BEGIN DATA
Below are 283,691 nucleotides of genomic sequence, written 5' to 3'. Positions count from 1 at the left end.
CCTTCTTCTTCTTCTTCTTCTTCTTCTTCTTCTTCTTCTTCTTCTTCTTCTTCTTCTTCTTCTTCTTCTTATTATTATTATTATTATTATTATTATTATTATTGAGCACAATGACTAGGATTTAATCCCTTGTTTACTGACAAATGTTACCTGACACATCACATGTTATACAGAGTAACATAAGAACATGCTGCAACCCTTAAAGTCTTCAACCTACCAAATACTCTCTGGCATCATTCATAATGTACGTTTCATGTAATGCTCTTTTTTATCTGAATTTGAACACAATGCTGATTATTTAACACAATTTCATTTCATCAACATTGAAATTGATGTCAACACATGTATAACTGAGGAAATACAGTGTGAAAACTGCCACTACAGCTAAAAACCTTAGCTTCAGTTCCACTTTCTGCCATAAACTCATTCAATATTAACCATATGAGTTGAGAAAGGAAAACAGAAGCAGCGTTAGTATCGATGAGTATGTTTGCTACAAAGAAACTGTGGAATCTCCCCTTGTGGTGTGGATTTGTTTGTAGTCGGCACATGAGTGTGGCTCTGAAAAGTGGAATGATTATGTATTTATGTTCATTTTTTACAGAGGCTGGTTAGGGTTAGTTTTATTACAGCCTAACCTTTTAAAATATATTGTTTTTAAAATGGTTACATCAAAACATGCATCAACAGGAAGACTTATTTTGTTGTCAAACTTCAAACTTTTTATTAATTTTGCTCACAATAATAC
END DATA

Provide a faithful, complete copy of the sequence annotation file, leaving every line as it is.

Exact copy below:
Below are 283,691 nucleotides of genomic sequence, written 5' to 3'. Positions count from 1 at the left end.
CCTTCTTCTTCTTCTTCTTCTTCTTCTTCTTCTTCTTCTTCTTCTTCTTCTTCTTCTTCTTCTTCTTCTTATTATTATTATTATTATTATTATTATTATTATTGAGCACAATGACTAGGATTTAATCCCTTGTTTACTGACAAATGTTACCTGACACATCACATGTTATACAGAGTAACATAAGAACATGCTGCAACCCTTAAAGTCTTCAACCTACCAAATACTCTCTGGCATCATTCATAATGTACGTTTCATGTAATGCTCTTTTTTATCTGAATTTGAACACAATGCTGATTATTTAACACAATTTCATTTCATCAACATTGAAATTGATGTCAACACATGTATAACTGAGGAAATACAGTGTGAAAACTGCCACTACAGCTAAAAACCTTAGCTTCAGTTCCACTTTCTGCCATAAACTCATTCAATATTAACCATATGAGTTGAGAAAGGAAAACAGAAGCAGCGTTAGTATCGATGAGTATGTTTGCTACAAAGAAACTGTGGAATCTCCCCTTGTGGTGTGGATTTGTTTGTAGTCGGCACATGAGTGTGGCTCTGAAAAGTGGAATGATTATGTATTTATGTTCATTTTTTACAGAGGCTGGTTAGGGTTAGTTTTATTACAGCCTAACCTTTTAAAATATATTGTTTTTAAAATGGTTACATCAAAACATGCATCAACAGGAAGACTTATTTTGTTGTCAAACTTCAAACTTTTTATTAATTTTGCTCACAATAATAC